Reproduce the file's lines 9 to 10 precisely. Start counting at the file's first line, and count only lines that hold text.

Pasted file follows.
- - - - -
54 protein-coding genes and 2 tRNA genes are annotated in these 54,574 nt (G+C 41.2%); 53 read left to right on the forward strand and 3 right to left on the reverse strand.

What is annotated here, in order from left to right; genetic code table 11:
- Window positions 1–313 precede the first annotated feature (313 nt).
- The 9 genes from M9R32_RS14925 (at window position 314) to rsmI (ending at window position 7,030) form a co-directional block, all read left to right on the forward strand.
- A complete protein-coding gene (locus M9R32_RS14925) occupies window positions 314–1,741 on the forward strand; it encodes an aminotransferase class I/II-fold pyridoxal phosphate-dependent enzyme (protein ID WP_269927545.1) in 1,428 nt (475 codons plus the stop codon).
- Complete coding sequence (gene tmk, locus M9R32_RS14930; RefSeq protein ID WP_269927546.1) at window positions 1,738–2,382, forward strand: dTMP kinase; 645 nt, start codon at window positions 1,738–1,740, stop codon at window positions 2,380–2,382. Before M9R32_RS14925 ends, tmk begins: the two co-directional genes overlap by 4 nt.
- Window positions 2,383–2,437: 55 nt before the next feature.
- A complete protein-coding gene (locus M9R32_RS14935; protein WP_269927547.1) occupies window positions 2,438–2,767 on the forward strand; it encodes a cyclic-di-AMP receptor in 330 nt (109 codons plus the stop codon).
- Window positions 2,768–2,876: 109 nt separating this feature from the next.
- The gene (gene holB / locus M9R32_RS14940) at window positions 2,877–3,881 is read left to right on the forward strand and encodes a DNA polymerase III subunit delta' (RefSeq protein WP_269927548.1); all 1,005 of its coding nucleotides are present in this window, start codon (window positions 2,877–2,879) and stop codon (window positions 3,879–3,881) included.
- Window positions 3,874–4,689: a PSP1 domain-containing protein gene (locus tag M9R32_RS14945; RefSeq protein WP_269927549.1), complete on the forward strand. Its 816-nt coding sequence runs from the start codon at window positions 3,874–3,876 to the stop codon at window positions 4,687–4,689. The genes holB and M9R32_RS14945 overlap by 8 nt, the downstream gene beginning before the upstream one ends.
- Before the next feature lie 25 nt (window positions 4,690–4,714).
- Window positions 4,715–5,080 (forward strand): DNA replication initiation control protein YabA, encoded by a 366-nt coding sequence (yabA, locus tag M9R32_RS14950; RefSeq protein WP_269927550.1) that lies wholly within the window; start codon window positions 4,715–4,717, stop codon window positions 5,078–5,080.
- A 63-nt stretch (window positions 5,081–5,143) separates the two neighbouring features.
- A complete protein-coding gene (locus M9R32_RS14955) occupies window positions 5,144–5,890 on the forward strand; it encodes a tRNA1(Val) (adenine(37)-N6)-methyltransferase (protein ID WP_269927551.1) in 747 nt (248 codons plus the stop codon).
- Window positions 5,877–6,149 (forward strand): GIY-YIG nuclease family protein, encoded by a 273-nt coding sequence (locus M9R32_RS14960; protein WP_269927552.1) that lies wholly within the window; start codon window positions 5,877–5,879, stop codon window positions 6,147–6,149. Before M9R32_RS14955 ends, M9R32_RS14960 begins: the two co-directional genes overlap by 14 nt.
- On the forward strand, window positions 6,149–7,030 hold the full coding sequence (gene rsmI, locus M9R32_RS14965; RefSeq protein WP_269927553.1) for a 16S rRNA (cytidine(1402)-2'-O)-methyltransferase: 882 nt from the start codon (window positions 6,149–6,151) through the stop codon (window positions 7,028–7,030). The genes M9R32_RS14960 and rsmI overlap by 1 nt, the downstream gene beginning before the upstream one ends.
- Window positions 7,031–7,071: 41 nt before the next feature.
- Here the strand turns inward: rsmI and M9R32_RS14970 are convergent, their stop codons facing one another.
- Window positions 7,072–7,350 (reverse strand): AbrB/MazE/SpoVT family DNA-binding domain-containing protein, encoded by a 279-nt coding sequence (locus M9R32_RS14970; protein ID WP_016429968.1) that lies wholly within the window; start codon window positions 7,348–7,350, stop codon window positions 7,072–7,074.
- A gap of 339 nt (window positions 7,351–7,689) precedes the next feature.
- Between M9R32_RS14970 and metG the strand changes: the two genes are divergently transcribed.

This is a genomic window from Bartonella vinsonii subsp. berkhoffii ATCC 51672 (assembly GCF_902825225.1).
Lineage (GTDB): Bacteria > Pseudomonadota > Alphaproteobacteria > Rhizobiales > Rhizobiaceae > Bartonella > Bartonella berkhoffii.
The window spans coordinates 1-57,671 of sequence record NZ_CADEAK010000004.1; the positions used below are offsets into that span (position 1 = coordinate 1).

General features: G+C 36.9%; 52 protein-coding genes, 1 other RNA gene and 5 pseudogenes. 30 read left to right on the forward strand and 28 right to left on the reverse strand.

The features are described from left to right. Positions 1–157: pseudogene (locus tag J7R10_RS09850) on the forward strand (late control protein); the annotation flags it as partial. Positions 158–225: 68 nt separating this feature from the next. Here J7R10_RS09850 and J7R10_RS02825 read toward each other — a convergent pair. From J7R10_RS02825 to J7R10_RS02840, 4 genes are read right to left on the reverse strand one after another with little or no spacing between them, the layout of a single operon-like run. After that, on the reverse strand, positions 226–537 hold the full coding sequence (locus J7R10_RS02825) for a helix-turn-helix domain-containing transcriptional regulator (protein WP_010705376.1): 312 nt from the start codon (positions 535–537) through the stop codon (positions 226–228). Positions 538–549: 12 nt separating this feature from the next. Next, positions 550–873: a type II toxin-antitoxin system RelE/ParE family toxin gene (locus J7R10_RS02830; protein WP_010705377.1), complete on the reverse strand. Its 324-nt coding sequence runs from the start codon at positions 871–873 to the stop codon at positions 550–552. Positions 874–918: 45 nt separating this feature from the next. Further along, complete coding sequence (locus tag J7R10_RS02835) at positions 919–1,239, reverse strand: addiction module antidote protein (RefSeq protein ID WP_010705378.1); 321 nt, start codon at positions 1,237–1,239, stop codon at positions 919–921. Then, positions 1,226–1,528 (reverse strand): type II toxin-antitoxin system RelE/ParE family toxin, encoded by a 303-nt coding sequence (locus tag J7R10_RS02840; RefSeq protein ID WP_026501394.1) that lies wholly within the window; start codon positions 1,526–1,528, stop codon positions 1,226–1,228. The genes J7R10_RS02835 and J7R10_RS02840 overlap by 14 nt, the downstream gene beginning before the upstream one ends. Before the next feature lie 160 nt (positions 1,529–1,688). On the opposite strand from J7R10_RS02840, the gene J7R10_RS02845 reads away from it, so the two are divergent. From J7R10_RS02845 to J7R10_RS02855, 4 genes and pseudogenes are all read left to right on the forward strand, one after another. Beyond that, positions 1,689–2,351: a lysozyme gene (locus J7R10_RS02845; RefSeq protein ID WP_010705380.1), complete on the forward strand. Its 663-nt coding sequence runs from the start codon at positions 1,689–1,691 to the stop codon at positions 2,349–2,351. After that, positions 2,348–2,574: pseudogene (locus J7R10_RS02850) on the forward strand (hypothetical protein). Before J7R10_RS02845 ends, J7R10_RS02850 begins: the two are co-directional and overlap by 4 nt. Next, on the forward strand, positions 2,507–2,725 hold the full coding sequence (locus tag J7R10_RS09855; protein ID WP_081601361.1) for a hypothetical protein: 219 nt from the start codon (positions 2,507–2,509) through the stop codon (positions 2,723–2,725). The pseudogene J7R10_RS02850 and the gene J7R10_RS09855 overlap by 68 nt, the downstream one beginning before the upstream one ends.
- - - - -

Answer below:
- Window positions 2,768–2,876: 109 nt separating this feature from the next.
- The gene (gene holB / locus M9R32_RS14940) at window positions 2,877–3,881 is read left to right on the forward strand and encodes a DNA polymerase III subunit delta' (RefSeq protein WP_269927548.1); all 1,005 of its coding nucleotides are present in this window, start codon (window positions 2,877–2,879) and stop codon (window positions 3,879–3,881) included.